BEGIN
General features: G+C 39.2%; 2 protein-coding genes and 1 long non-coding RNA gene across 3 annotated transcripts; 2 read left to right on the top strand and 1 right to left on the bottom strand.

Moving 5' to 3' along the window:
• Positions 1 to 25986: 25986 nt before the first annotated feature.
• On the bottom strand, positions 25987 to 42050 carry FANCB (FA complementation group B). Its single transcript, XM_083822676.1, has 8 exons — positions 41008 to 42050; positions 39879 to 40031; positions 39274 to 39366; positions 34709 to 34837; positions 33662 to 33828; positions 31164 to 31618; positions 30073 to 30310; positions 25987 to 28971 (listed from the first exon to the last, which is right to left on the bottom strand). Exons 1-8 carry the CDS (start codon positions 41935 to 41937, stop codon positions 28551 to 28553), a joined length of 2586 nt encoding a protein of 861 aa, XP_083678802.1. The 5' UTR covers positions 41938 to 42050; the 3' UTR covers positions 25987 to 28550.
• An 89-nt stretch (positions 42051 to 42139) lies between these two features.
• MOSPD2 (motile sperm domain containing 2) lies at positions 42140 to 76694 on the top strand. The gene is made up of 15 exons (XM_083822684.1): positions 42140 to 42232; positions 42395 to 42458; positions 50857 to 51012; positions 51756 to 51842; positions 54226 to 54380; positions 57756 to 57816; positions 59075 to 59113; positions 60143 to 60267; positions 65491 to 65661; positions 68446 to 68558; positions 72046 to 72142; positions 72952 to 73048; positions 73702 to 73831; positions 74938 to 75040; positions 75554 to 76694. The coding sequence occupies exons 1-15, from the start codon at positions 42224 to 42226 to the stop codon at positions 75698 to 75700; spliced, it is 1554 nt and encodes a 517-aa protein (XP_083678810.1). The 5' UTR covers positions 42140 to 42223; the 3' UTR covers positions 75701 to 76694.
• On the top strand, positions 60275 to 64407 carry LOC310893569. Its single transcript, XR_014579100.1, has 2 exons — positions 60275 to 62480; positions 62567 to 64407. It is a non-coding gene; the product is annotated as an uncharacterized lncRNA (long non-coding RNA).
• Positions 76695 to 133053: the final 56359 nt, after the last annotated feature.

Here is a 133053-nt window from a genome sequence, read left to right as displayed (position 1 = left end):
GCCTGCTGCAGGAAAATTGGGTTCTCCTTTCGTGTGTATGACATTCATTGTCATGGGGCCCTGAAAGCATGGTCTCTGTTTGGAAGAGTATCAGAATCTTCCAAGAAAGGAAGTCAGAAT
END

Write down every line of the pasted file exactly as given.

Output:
General features: G+C 39.2%; 2 protein-coding genes and 1 long non-coding RNA gene across 3 annotated transcripts; 2 read left to right on the top strand and 1 right to left on the bottom strand.

Moving 5' to 3' along the window:
• Positions 1 to 25986: 25986 nt before the first annotated feature.
• On the bottom strand, positions 25987 to 42050 carry FANCB (FA complementation group B). Its single transcript, XM_083822676.1, has 8 exons — positions 41008 to 42050; positions 39879 to 40031; positions 39274 to 39366; positions 34709 to 34837; positions 33662 to 33828; positions 31164 to 31618; positions 30073 to 30310; positions 25987 to 28971 (listed from the first exon to the last, which is right to left on the bottom strand). Exons 1-8 carry the CDS (start codon positions 41935 to 41937, stop codon positions 28551 to 28553), a joined length of 2586 nt encoding a protein of 861 aa, XP_083678802.1. The 5' UTR covers positions 41938 to 42050; the 3' UTR covers positions 25987 to 28550.
• An 89-nt stretch (positions 42051 to 42139) lies between these two features.
• MOSPD2 (motile sperm domain containing 2) lies at positions 42140 to 76694 on the top strand. The gene is made up of 15 exons (XM_083822684.1): positions 42140 to 42232; positions 42395 to 42458; positions 50857 to 51012; positions 51756 to 51842; positions 54226 to 54380; positions 57756 to 57816; positions 59075 to 59113; positions 60143 to 60267; positions 65491 to 65661; positions 68446 to 68558; positions 72046 to 72142; positions 72952 to 73048; positions 73702 to 73831; positions 74938 to 75040; positions 75554 to 76694. The coding sequence occupies exons 1-15, from the start codon at positions 42224 to 42226 to the stop codon at positions 75698 to 75700; spliced, it is 1554 nt and encodes a 517-aa protein (XP_083678810.1). The 5' UTR covers positions 42140 to 42223; the 3' UTR covers positions 75701 to 76694.
• On the top strand, positions 60275 to 64407 carry LOC310893569. Its single transcript, XR_014579100.1, has 2 exons — positions 60275 to 62480; positions 62567 to 64407. It is a non-coding gene; the product is annotated as an uncharacterized lncRNA (long non-coding RNA).
• Positions 76695 to 133053: the final 56359 nt, after the last annotated feature.

Here is a 133053-nt window from a genome sequence, read left to right as displayed (position 1 = left end):
GCCTGCTGCAGGAAAATTGGGTTCTCCTTTCGTGTGTATGACATTCATTGTCATGGGGCCCTGAAAGCATGGTCTCTGTTTGGAAGAGTATCAGAATCTTCCAAGAAAGGAAGTCAGAAT